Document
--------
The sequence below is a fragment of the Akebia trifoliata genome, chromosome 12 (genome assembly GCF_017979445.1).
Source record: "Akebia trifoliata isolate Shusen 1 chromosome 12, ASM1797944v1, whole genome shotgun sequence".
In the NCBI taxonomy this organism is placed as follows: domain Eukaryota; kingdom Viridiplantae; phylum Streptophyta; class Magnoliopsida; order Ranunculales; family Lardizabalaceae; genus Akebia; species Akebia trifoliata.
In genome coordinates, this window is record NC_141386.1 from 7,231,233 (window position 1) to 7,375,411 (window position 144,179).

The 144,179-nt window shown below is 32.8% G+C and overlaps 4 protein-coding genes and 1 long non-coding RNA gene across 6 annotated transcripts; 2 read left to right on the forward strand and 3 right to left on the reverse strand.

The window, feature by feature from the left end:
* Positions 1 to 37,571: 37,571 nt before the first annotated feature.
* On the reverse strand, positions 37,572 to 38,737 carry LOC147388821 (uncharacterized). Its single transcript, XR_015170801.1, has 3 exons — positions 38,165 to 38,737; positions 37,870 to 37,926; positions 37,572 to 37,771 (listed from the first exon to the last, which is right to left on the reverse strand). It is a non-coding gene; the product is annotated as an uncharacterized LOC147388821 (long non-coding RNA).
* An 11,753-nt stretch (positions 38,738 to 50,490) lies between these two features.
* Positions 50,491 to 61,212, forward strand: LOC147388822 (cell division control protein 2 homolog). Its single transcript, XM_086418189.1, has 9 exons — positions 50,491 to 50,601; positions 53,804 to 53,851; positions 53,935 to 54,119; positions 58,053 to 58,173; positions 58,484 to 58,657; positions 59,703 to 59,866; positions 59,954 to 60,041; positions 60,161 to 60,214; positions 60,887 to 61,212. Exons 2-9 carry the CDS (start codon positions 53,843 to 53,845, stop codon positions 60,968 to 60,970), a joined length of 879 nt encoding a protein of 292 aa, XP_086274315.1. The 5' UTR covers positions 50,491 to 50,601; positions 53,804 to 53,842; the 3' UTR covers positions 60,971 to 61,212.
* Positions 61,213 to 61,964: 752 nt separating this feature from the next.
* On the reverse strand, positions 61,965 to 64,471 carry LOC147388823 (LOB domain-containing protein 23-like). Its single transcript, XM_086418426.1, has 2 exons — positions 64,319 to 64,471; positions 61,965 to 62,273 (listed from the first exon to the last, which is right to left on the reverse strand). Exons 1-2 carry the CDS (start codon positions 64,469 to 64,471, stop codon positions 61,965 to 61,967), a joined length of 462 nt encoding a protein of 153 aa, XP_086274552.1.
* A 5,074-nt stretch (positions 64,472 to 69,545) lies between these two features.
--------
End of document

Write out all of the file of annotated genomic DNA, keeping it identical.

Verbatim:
The sequence below is a fragment of the Akebia trifoliata genome, chromosome 12 (genome assembly GCF_017979445.1).
Source record: "Akebia trifoliata isolate Shusen 1 chromosome 12, ASM1797944v1, whole genome shotgun sequence".
In the NCBI taxonomy this organism is placed as follows: domain Eukaryota; kingdom Viridiplantae; phylum Streptophyta; class Magnoliopsida; order Ranunculales; family Lardizabalaceae; genus Akebia; species Akebia trifoliata.
In genome coordinates, this window is record NC_141386.1 from 7,231,233 (window position 1) to 7,375,411 (window position 144,179).

The 144,179-nt window shown below is 32.8% G+C and overlaps 4 protein-coding genes and 1 long non-coding RNA gene across 6 annotated transcripts; 2 read left to right on the forward strand and 3 right to left on the reverse strand.

The window, feature by feature from the left end:
* Positions 1 to 37,571: 37,571 nt before the first annotated feature.
* On the reverse strand, positions 37,572 to 38,737 carry LOC147388821 (uncharacterized). Its single transcript, XR_015170801.1, has 3 exons — positions 38,165 to 38,737; positions 37,870 to 37,926; positions 37,572 to 37,771 (listed from the first exon to the last, which is right to left on the reverse strand). It is a non-coding gene; the product is annotated as an uncharacterized LOC147388821 (long non-coding RNA).
* An 11,753-nt stretch (positions 38,738 to 50,490) lies between these two features.
* Positions 50,491 to 61,212, forward strand: LOC147388822 (cell division control protein 2 homolog). Its single transcript, XM_086418189.1, has 9 exons — positions 50,491 to 50,601; positions 53,804 to 53,851; positions 53,935 to 54,119; positions 58,053 to 58,173; positions 58,484 to 58,657; positions 59,703 to 59,866; positions 59,954 to 60,041; positions 60,161 to 60,214; positions 60,887 to 61,212. Exons 2-9 carry the CDS (start codon positions 53,843 to 53,845, stop codon positions 60,968 to 60,970), a joined length of 879 nt encoding a protein of 292 aa, XP_086274315.1. The 5' UTR covers positions 50,491 to 50,601; positions 53,804 to 53,842; the 3' UTR covers positions 60,971 to 61,212.
* Positions 61,213 to 61,964: 752 nt separating this feature from the next.
* On the reverse strand, positions 61,965 to 64,471 carry LOC147388823 (LOB domain-containing protein 23-like). Its single transcript, XM_086418426.1, has 2 exons — positions 64,319 to 64,471; positions 61,965 to 62,273 (listed from the first exon to the last, which is right to left on the reverse strand). Exons 1-2 carry the CDS (start codon positions 64,469 to 64,471, stop codon positions 61,965 to 61,967), a joined length of 462 nt encoding a protein of 153 aa, XP_086274552.1.
* A 5,074-nt stretch (positions 64,472 to 69,545) lies between these two features.